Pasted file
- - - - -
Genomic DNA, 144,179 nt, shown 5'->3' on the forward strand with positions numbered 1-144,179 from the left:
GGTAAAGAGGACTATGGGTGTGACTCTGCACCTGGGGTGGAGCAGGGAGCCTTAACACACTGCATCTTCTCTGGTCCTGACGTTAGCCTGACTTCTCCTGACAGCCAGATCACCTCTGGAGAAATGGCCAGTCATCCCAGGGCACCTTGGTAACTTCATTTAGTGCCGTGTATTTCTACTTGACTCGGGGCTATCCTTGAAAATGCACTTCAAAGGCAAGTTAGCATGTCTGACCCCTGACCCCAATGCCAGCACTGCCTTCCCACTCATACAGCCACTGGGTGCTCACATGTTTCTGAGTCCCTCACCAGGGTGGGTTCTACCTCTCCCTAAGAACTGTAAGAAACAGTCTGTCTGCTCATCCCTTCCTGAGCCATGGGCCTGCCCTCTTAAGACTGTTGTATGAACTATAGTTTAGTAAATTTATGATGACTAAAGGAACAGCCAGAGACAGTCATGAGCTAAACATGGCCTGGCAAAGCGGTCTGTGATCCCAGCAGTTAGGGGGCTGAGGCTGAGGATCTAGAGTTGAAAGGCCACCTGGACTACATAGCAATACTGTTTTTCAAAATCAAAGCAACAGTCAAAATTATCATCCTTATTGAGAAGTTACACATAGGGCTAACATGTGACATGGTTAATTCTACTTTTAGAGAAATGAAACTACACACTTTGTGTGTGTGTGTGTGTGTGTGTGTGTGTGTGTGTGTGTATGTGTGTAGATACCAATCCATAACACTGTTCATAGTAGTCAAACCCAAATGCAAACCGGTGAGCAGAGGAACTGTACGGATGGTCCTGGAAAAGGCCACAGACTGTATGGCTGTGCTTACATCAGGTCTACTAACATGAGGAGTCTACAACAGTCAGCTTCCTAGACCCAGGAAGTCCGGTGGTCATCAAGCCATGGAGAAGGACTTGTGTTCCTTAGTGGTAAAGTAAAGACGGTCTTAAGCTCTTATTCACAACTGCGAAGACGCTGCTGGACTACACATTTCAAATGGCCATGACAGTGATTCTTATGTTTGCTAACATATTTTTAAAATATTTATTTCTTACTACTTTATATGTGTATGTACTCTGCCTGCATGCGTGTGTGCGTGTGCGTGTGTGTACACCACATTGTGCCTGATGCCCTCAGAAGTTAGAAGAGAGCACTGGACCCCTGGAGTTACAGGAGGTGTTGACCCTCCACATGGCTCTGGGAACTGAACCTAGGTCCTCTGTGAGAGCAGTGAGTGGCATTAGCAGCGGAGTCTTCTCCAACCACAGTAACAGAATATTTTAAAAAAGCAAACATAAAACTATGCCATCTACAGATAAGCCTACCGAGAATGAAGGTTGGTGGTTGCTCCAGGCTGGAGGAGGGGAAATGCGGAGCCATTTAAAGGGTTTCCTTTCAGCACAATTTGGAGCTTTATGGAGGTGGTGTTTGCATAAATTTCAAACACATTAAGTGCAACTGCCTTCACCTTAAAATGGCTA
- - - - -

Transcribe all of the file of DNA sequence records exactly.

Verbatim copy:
Genomic DNA, 144,179 nt, shown 5'->3' on the forward strand with positions numbered 1-144,179 from the left:
GGTAAAGAGGACTATGGGTGTGACTCTGCACCTGGGGTGGAGCAGGGAGCCTTAACACACTGCATCTTCTCTGGTCCTGACGTTAGCCTGACTTCTCCTGACAGCCAGATCACCTCTGGAGAAATGGCCAGTCATCCCAGGGCACCTTGGTAACTTCATTTAGTGCCGTGTATTTCTACTTGACTCGGGGCTATCCTTGAAAATGCACTTCAAAGGCAAGTTAGCATGTCTGACCCCTGACCCCAATGCCAGCACTGCCTTCCCACTCATACAGCCACTGGGTGCTCACATGTTTCTGAGTCCCTCACCAGGGTGGGTTCTACCTCTCCCTAAGAACTGTAAGAAACAGTCTGTCTGCTCATCCCTTCCTGAGCCATGGGCCTGCCCTCTTAAGACTGTTGTATGAACTATAGTTTAGTAAATTTATGATGACTAAAGGAACAGCCAGAGACAGTCATGAGCTAAACATGGCCTGGCAAAGCGGTCTGTGATCCCAGCAGTTAGGGGGCTGAGGCTGAGGATCTAGAGTTGAAAGGCCACCTGGACTACATAGCAATACTGTTTTTCAAAATCAAAGCAACAGTCAAAATTATCATCCTTATTGAGAAGTTACACATAGGGCTAACATGTGACATGGTTAATTCTACTTTTAGAGAAATGAAACTACACACTTTGTGTGTGTGTGTGTGTGTGTGTGTGTGTGTGTGTGTGTATGTGTGTAGATACCAATCCATAACACTGTTCATAGTAGTCAAACCCAAATGCAAACCGGTGAGCAGAGGAACTGTACGGATGGTCCTGGAAAAGGCCACAGACTGTATGGCTGTGCTTACATCAGGTCTACTAACATGAGGAGTCTACAACAGTCAGCTTCCTAGACCCAGGAAGTCCGGTGGTCATCAAGCCATGGAGAAGGACTTGTGTTCCTTAGTGGTAAAGTAAAGACGGTCTTAAGCTCTTATTCACAACTGCGAAGACGCTGCTGGACTACACATTTCAAATGGCCATGACAGTGATTCTTATGTTTGCTAACATATTTTTAAAATATTTATTTCTTACTACTTTATATGTGTATGTACTCTGCCTGCATGCGTGTGTGCGTGTGCGTGTGTGTACACCACATTGTGCCTGATGCCCTCAGAAGTTAGAAGAGAGCACTGGACCCCTGGAGTTACAGGAGGTGTTGACCCTCCACATGGCTCTGGGAACTGAACCTAGGTCCTCTGTGAGAGCAGTGAGTGGCATTAGCAGCGGAGTCTTCTCCAACCACAGTAACAGAATATTTTAAAAAAGCAAACATAAAACTATGCCATCTACAGATAAGCCTACCGAGAATGAAGGTTGGTGGTTGCTCCAGGCTGGAGGAGGGGAAATGCGGAGCCATTTAAAGGGTTTCCTTTCAGCACAATTTGGAGCTTTATGGAGGTGGTGTTTGCATAAATTTCAAACACATTAAGTGCAACTGCCTTCACCTTAAAATGGCTA